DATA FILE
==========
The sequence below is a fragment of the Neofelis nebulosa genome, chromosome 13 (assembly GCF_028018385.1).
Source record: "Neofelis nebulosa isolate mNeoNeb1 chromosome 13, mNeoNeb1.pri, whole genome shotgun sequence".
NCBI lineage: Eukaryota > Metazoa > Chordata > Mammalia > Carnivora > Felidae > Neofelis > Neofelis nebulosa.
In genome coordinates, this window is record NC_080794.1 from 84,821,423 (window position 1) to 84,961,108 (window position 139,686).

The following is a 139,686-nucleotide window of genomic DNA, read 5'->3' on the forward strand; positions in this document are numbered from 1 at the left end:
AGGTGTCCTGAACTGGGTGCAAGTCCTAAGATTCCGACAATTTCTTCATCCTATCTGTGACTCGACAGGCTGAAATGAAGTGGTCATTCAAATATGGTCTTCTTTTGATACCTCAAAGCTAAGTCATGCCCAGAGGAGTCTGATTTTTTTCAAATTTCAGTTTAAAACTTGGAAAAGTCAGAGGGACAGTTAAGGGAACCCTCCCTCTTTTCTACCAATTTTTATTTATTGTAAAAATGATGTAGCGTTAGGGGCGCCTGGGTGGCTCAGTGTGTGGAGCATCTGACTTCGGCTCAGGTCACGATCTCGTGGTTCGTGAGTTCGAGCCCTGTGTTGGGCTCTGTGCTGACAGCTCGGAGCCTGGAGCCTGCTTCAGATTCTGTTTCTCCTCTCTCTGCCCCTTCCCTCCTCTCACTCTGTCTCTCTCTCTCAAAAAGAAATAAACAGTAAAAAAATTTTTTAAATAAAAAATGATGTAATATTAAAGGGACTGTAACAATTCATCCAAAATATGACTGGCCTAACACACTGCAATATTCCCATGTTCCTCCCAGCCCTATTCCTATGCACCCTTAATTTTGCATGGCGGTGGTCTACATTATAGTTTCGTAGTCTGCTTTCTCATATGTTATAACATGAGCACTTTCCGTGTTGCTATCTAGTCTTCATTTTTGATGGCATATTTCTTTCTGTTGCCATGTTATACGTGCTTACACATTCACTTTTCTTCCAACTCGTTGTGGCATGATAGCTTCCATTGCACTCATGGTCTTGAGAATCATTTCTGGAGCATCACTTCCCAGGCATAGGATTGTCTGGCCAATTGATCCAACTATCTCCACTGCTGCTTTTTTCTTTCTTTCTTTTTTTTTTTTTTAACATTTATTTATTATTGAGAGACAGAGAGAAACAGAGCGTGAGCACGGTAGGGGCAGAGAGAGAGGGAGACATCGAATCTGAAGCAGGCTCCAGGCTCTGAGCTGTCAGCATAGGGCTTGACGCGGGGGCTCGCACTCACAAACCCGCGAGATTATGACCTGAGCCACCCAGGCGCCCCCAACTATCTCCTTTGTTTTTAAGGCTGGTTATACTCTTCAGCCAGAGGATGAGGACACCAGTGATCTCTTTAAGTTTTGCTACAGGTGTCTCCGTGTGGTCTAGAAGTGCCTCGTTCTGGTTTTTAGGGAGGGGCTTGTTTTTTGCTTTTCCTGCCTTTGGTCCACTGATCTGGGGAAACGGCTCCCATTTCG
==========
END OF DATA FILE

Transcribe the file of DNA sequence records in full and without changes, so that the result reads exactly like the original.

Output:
The sequence below is a fragment of the Neofelis nebulosa genome, chromosome 13 (assembly GCF_028018385.1).
Source record: "Neofelis nebulosa isolate mNeoNeb1 chromosome 13, mNeoNeb1.pri, whole genome shotgun sequence".
NCBI lineage: Eukaryota > Metazoa > Chordata > Mammalia > Carnivora > Felidae > Neofelis > Neofelis nebulosa.
In genome coordinates, this window is record NC_080794.1 from 84,821,423 (window position 1) to 84,961,108 (window position 139,686).

The following is a 139,686-nucleotide window of genomic DNA, read 5'->3' on the forward strand; positions in this document are numbered from 1 at the left end:
AGGTGTCCTGAACTGGGTGCAAGTCCTAAGATTCCGACAATTTCTTCATCCTATCTGTGACTCGACAGGCTGAAATGAAGTGGTCATTCAAATATGGTCTTCTTTTGATACCTCAAAGCTAAGTCATGCCCAGAGGAGTCTGATTTTTTTCAAATTTCAGTTTAAAACTTGGAAAAGTCAGAGGGACAGTTAAGGGAACCCTCCCTCTTTTCTACCAATTTTTATTTATTGTAAAAATGATGTAGCGTTAGGGGCGCCTGGGTGGCTCAGTGTGTGGAGCATCTGACTTCGGCTCAGGTCACGATCTCGTGGTTCGTGAGTTCGAGCCCTGTGTTGGGCTCTGTGCTGACAGCTCGGAGCCTGGAGCCTGCTTCAGATTCTGTTTCTCCTCTCTCTGCCCCTTCCCTCCTCTCACTCTGTCTCTCTCTCTCAAAAAGAAATAAACAGTAAAAAAATTTTTTAAATAAAAAATGATGTAATATTAAAGGGACTGTAACAATTCATCCAAAATATGACTGGCCTAACACACTGCAATATTCCCATGTTCCTCCCAGCCCTATTCCTATGCACCCTTAATTTTGCATGGCGGTGGTCTACATTATAGTTTCGTAGTCTGCTTTCTCATATGTTATAACATGAGCACTTTCCGTGTTGCTATCTAGTCTTCATTTTTGATGGCATATTTCTTTCTGTTGCCATGTTATACGTGCTTACACATTCACTTTTCTTCCAACTCGTTGTGGCATGATAGCTTCCATTGCACTCATGGTCTTGAGAATCATTTCTGGAGCATCACTTCCCAGGCATAGGATTGTCTGGCCAATTGATCCAACTATCTCCACTGCTGCTTTTTTCTTTCTTTCTTTTTTTTTTTTTTAACATTTATTTATTATTGAGAGACAGAGAGAAACAGAGCGTGAGCACGGTAGGGGCAGAGAGAGAGGGAGACATCGAATCTGAAGCAGGCTCCAGGCTCTGAGCTGTCAGCATAGGGCTTGACGCGGGGGCTCGCACTCACAAACCCGCGAGATTATGACCTGAGCCACCCAGGCGCCCCCAACTATCTCCTTTGTTTTTAAGGCTGGTTATACTCTTCAGCCAGAGGATGAGGACACCAGTGATCTCTTTAAGTTTTGCTACAGGTGTCTCCGTGTGGTCTAGAAGTGCCTCGTTCTGGTTTTTAGGGAGGGGCTTGTTTTTTGCTTTTCCTGCCTTTGGTCCACTGATCTGGGGAAACGGCTCCCATTTCG